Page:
Angelina Jolie’s decision to have a double mastectomy may have highlighted the risk of developing breast cancer by being a carrier of the BRCA gene, but it hasn’t encouraged women with a family history of cancer being tested. The study by medical research charity Ovarian Cancer Action to mark Ovarian Cancer Awareness Month (March) shows that while almost 90% of women are aware of the Angelina story, and more than 90% understood her decision to undergo the double mastectomy, only one in ten were then prompted by it to look into their own family history of breast or ovarian cancer. Of those that did look into their family history, only 2% had a genetic test for the BRCA gene mutation, while a third found it difficult to find out information about their family’s history of ovarian and breast cancer.
Everyone has the BRCA1 and BRCA2 gene, in fact we have two copies of each gene as we get one from our mothers and one from our father. The BRCA1 and BRCA2 are genes which produce tumour suppressor proteins. It’s these proteins which help to repair damaged DNA and play a part in keeping the cell stable. If either of these genes are damaged or mutated, so that its protein product is not made, or does not function correctly, DNA damage may not be repaired properly. This results in cells which are more likely to develop additional generic alterations which can lead to cancer.
The harmful BRCA1 or BRCA2 mutation can be inherited from either parent. If your parent carries a mutation in one of these genes you have a 50% chance of inheriting it. The BRCA gene mutation affects both men and women leading to an increased risk of breast cancer, and for women and/or ovarian cancer.
A family history of breast and/or ovarian cancer may indicate that there is the presence of a BRCA1/2 mutation, which increases the risk of getting ovarian cancer from 1 in 54 to 1 in 2. The message for ALL women, especially those with a significant family history of either breast and/or ovarian cancer, is to be ‘BRCA aware’ by checking out your family medical history.
Although harmful BRCA1 and BRCA2 gene mutations are relatively rare in the general population, experts advise that when a person’s family history suggests the possible presence of a harmful mutation they should be tested.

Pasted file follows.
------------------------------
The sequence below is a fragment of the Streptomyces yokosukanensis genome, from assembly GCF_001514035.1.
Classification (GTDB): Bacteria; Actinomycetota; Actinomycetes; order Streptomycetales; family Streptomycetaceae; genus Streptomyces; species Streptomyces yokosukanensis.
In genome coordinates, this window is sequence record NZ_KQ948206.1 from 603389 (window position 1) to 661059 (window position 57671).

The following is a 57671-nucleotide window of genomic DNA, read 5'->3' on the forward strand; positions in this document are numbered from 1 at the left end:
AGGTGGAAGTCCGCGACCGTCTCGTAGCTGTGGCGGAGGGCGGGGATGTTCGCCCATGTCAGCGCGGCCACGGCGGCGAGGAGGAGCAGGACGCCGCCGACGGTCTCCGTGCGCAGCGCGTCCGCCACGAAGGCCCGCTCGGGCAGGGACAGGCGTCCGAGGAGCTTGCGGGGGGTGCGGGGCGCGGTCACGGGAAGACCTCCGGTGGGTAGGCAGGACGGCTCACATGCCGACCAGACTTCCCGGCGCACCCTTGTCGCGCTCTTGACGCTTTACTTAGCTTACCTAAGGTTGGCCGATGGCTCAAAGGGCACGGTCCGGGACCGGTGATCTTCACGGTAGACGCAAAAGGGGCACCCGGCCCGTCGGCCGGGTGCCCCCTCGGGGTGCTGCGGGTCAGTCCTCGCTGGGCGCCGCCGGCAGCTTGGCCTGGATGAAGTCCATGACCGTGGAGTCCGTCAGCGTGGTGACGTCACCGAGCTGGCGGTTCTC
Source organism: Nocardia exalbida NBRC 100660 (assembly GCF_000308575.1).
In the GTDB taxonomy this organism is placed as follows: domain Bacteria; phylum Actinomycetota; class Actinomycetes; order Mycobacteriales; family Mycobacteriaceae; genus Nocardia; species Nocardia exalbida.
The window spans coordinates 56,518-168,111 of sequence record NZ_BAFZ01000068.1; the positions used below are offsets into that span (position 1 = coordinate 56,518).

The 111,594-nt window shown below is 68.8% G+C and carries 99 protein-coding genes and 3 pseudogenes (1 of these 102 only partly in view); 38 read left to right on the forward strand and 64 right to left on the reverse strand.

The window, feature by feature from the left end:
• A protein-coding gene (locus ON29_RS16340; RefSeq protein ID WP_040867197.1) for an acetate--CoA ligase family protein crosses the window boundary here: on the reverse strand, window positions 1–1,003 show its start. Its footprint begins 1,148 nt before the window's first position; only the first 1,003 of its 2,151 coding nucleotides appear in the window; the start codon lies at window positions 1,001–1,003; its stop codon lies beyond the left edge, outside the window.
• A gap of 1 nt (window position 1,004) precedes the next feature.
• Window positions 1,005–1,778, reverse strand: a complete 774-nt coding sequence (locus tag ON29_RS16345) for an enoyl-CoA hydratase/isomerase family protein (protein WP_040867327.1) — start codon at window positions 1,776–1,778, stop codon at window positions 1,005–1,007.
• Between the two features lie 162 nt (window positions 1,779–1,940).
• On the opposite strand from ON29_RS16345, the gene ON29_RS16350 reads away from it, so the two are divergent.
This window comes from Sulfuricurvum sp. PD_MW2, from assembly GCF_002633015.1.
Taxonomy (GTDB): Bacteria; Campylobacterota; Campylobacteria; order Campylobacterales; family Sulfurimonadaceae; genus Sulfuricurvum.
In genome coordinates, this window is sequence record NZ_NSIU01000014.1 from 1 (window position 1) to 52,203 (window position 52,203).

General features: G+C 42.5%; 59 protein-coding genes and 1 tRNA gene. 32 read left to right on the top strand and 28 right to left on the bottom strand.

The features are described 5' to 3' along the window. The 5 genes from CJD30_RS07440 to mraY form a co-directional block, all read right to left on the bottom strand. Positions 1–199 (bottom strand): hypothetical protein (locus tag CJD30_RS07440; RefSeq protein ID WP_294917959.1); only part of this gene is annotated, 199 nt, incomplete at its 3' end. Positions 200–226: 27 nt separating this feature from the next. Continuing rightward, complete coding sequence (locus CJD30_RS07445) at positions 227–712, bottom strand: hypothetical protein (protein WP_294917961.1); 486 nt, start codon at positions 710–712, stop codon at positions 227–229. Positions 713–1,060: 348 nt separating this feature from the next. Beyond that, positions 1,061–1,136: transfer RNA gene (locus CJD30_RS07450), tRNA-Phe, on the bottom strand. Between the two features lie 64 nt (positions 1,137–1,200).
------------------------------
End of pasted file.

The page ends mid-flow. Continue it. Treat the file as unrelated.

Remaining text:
Individuals with a personal or family history of breast cancer appearing before age 50, ovarian cancer at any age, breast cancer in both breasts, male breast cancer, multiple cases of breast cancer within a family, would benefit from testing.
The latest study carried out by Ovarian Cancer Action found that an alarming 63% of women were unaware of BRCA gene mutation; a similar amount said they didn’t know where to find out more information about genetic testing, and others were nervous about talking about the heredity gene with their family.
Known as the most deadly gynaecological cancers – ovarian cancer kills 1 woman every 2 hours here in the UK and with 7,000 new UK diagnoses each year. A shocking 32% of ovarian cancer patients in the UK are diagnosed each year through an emergency route. There’s currently no screening tool for ovarian cancer and symptoms are often confused by both women and doctors for other conditions. Of the women surveyed, more than half were unaware that persistent stomach pains and bloating could be a sign. Likewise 60% were unaware increased stomach size, 85% difficulty eating or feeling full quickly, and 80% needing to urinate more frequently were clear signs of ovarian cancer.
The charity has launched a BRCA Risk Tool – an online risk calculator designed to help people make more informed choices about whether BRCA1/2 testing should be considered.
Check your family medical history and if you are concerned see your doctor in the first instance. The Royal Marsden Hospital have published A beginners Guide to BRCA1 and BRCA2 you can view it here.